“I can’t speak to what happened before I took over the (finance) portfolio, but I know that since I came in and had an audience with them — but I can say it is an inequity. It is a priority and that we’re working towards a resolution.”

Cox says provinces tend to have protectionist policies when it comes to retailing suds made at plants in those respective provinces, as opposed to export beer sales.

“We understand that. But in Nova Scotia, the actual opposite is happening. Beer from outside the province is sold cheaper than beer made in Nova Scotia. That’s because of the way Nova Scotia beer is taxed. And we believe Nova Scotia beer should not be taxed higher than beer from New Brunswick and PEI.

“It’s a substantial problem, because a bar in Nova Scotia and Halifax can buy a keg of beer from New Brunswick for $20 to $30 less than a keg of beer from Nova Scotia.”

Cox tells The Macdonald Notebook the price difference is only because of the NSLC fees on Nova Scotia made beer, and not because beer from New Brunswick and PEI is cheaper to buy from a brewery in those two provinces.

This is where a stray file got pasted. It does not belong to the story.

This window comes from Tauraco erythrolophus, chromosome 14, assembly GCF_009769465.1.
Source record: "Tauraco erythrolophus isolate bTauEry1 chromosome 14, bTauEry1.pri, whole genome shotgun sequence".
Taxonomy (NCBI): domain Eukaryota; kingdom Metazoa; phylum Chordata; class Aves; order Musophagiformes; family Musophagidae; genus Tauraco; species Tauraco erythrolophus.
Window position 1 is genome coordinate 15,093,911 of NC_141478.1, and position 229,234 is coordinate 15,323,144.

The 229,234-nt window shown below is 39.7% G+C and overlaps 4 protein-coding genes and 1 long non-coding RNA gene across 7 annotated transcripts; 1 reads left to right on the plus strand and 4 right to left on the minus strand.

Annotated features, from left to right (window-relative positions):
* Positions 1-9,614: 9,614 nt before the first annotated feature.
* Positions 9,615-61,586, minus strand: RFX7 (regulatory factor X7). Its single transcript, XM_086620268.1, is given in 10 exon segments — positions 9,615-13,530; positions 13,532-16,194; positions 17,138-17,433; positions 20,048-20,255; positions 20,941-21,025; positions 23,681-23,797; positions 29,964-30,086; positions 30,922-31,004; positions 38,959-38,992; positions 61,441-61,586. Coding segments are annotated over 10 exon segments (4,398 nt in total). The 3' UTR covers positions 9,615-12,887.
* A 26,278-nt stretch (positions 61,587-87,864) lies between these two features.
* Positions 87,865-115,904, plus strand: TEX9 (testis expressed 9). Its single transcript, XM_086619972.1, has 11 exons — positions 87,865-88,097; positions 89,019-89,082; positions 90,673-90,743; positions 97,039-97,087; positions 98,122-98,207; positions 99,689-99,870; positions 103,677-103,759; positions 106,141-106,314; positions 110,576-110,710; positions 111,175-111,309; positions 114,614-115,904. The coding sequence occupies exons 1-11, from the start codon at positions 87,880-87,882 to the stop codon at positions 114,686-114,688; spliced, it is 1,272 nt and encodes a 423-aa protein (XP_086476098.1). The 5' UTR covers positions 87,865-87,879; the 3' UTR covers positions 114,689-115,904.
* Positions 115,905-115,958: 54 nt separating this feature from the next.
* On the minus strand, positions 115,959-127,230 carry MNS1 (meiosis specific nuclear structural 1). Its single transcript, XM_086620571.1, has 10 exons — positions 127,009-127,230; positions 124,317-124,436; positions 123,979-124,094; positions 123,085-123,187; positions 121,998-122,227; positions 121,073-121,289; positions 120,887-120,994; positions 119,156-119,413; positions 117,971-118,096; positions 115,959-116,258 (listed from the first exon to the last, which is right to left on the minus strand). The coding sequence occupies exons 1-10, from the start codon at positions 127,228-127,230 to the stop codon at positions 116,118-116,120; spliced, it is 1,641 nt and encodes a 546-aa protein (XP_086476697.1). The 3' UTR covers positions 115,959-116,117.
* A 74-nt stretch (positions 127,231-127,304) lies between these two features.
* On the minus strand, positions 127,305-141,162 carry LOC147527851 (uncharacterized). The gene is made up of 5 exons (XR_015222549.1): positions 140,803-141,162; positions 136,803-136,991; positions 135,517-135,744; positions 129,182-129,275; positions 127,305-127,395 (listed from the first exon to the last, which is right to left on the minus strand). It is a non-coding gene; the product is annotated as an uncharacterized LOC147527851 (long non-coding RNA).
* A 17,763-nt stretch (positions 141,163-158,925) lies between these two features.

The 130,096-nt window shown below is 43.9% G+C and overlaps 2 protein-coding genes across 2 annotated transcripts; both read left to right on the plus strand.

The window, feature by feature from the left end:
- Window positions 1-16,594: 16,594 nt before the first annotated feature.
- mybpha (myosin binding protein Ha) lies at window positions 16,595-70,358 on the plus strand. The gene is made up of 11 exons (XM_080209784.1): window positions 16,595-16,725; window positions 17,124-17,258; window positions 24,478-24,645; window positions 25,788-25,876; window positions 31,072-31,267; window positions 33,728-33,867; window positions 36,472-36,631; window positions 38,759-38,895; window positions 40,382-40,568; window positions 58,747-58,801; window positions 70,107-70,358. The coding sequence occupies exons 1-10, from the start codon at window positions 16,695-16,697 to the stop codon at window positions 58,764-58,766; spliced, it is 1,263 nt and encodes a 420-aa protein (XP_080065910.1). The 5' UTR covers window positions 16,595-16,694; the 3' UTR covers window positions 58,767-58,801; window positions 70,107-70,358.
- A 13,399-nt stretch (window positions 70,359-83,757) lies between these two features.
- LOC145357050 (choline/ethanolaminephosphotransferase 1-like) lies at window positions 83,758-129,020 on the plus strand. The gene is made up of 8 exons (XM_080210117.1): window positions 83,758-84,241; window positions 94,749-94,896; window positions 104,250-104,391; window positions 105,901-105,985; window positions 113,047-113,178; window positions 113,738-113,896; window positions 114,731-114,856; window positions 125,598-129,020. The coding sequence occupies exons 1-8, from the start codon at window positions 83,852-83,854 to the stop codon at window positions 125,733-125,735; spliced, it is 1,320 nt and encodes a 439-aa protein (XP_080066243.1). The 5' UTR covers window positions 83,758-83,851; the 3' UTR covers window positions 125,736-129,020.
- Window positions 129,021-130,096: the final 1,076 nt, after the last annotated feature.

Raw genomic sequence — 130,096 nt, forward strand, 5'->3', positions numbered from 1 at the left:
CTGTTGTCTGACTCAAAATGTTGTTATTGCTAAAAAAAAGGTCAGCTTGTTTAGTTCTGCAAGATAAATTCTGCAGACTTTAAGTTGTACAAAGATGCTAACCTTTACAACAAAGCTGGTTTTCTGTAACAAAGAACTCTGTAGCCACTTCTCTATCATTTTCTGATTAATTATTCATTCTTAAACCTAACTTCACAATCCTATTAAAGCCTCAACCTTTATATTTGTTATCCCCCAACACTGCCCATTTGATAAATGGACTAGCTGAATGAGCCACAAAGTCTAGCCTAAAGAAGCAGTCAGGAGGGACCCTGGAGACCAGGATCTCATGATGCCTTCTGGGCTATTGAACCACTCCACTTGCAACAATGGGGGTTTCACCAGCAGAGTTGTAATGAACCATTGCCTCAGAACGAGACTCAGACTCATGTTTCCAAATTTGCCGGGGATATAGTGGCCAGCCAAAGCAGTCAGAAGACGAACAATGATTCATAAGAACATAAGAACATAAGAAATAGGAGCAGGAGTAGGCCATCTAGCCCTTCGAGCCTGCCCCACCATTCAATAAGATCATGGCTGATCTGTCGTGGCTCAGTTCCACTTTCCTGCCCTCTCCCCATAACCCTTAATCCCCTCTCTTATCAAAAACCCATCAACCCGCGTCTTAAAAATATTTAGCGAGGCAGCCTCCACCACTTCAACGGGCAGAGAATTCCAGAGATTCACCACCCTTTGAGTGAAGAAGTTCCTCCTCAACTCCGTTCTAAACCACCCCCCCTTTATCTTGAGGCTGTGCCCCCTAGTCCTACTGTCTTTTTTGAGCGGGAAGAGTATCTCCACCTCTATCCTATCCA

“It’s not because our breweries are selling beer at a high price. It’s only because of the tax…that is creating a burden and unfair advantage for beer from outside of Nova Scotia,” adds Cox.

Casey says the McNeil government “values the craft brew industry very much. And we want to do what we can to support them and keep them on a level playing field, not only in Nova Scotia but across the border.”

She says her deputy minister has spoken to NSLC CEO Bret Mitchell about the issue.

“We value that (craft) industry very much. It is a growing industry, and its popular with consumers who are attracted to (craft beer) and we want to make sure it not only survives but thrives in our province,” she says.

There are 44 craft breweries in Nova Scotia, the majority of them located in rural Nova Scotia, where they employ folk, and act as a beacon to tourism.

“From a personal perspective I have a Tatamagouche brewery in my constituency. And, it has taken off like wildfire, and it has become part of a summer destination. You’re right, the industry employs a lot of people, and it adds to our tourism industry and gives consumers an option,” says Casey.

“I agree with you that the number of contract breweries in the province is probably a best kept secret that people do not realize.”